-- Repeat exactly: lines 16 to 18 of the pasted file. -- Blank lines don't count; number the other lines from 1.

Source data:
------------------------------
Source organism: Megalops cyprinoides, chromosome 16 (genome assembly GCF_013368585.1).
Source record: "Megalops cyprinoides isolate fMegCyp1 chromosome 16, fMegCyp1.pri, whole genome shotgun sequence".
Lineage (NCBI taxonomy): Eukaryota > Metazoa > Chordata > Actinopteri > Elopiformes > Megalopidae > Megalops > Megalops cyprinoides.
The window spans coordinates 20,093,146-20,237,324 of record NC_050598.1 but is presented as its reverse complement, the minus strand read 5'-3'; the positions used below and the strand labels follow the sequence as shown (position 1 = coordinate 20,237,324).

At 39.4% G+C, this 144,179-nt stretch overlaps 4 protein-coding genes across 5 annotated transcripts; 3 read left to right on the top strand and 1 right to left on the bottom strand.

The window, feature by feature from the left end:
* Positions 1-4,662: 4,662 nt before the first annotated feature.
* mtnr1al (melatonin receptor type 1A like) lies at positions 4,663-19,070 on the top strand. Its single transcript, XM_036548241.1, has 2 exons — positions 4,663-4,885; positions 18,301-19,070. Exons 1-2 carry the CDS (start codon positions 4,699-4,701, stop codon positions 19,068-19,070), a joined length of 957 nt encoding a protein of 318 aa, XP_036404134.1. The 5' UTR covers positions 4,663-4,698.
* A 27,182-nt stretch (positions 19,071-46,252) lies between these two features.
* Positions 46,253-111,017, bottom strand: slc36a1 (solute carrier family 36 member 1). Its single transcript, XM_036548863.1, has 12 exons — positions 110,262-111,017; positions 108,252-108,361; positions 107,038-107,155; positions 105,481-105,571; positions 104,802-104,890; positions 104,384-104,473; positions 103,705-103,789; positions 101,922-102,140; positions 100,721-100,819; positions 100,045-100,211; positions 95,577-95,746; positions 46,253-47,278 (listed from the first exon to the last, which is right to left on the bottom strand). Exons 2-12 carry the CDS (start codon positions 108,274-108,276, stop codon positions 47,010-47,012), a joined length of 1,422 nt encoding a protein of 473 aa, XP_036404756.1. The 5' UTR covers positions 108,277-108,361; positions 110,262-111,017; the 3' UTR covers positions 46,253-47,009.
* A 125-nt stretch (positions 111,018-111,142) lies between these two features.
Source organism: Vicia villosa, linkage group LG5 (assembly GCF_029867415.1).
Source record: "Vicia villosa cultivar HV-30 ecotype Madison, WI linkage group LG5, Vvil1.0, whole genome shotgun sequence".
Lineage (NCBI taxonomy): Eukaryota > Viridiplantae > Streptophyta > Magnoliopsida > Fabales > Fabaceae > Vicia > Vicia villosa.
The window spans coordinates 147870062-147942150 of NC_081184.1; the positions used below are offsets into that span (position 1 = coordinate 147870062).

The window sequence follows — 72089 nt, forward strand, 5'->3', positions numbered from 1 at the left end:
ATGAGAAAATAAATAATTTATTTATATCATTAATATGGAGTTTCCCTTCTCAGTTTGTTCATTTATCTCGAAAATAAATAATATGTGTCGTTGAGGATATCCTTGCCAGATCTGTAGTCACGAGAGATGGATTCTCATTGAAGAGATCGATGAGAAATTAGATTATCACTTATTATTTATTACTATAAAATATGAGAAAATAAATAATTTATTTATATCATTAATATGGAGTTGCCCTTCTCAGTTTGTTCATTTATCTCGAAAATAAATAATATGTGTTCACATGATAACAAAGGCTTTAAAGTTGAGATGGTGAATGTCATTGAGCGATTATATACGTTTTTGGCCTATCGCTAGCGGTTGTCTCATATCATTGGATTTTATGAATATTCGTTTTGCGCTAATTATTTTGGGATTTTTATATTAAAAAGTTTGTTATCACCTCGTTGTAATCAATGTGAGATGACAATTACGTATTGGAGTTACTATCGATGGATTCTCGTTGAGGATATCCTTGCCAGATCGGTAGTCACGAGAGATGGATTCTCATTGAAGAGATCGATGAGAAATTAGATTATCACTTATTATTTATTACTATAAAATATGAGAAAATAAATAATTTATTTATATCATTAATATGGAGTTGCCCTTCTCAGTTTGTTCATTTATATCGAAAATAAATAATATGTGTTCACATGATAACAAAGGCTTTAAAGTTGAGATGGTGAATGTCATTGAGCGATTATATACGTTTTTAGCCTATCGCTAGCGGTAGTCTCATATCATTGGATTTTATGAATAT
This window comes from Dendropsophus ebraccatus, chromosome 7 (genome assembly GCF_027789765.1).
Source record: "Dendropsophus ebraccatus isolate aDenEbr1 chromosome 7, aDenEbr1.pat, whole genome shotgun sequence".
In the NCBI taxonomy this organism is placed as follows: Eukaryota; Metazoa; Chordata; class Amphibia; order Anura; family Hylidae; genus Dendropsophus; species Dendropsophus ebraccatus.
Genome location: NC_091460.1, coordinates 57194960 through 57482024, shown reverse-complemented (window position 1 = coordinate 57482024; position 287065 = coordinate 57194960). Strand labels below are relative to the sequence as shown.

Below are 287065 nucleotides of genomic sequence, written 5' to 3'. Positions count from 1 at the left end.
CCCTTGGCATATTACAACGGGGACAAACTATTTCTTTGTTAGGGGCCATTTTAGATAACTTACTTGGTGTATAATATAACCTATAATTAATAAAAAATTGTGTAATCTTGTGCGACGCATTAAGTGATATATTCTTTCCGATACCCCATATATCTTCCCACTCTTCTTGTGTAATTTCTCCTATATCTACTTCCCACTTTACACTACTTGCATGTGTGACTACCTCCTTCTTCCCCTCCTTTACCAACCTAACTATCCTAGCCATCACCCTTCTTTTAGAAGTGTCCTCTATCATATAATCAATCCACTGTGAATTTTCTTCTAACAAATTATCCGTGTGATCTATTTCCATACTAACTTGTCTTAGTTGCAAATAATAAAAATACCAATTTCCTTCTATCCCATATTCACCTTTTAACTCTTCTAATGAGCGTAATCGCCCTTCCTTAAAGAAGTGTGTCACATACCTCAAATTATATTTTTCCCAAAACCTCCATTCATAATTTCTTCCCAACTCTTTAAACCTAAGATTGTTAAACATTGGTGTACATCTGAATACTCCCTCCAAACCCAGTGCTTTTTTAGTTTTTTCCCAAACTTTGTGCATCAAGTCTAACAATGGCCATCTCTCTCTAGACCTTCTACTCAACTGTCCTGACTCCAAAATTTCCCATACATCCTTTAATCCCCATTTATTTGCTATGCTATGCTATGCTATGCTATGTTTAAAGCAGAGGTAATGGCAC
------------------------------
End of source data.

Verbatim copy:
The window sequence follows — 72089 nt, forward strand, 5'->3', positions numbered from 1 at the left end:
ATGAGAAAATAAATAATTTATTTATATCATTAATATGGAGTTTCCCTTCTCAGTTTGTTCATTTATCTCGAAAATAAATAATATGTGTCGTTGAGGATATCCTTGCCAGATCTGTAGTCACGAGAGATGGATTCTCATTGAAGAGATCGATGAGAAATTAGATTATCACTTATTATTTATTACTATAAAATATGAGAAAATAAATAATTTATTTATATCATTAATATGGAGTTGCCCTTCTCAGTTTGTTCATTTATCTCGAAAATAAATAATATGTGTTCACATGATAACAAAGGCTTTAAAGTTGAGATGGTGAATGTCATTGAGCGATTATATACGTTTTTGGCCTATCGCTAGCGGTTGTCTCATATCATTGGATTTTATGAATATTCGTTTTGCGCTAATTATTTTGGGATTTTTATATTAAAAAGTTTGTTATCACCTCGTTGTAATCAATGTGAGATGACAATTACGTATTGGAGTTACTATCGATGGATTCTCGTTGAGGATATCCTTGCCAGATCGGTAGTCACGAGAGATGGATTCTCATTGAAGAGATCGATGAGAAATTAGATTATCACTTATTATTTATTACTATAAAATATGAGAAAATAAATAATTTATTTATATCATTAATATGGAGTTGCCCTTCTCAGTTTGTTCATTTATATCGAAAATAAATAATATGTGTTCACATGATAACAAAGGCTTTAAAGTTGAGATGGTGAATGTCATTGAGCGATTATATACGTTTTTAGCCTATCGCTAGCGGTAGTCTCATATCATTGGATTTTATGAATAT
This window comes from Dendropsophus ebraccatus, chromosome 7 (genome assembly GCF_027789765.1).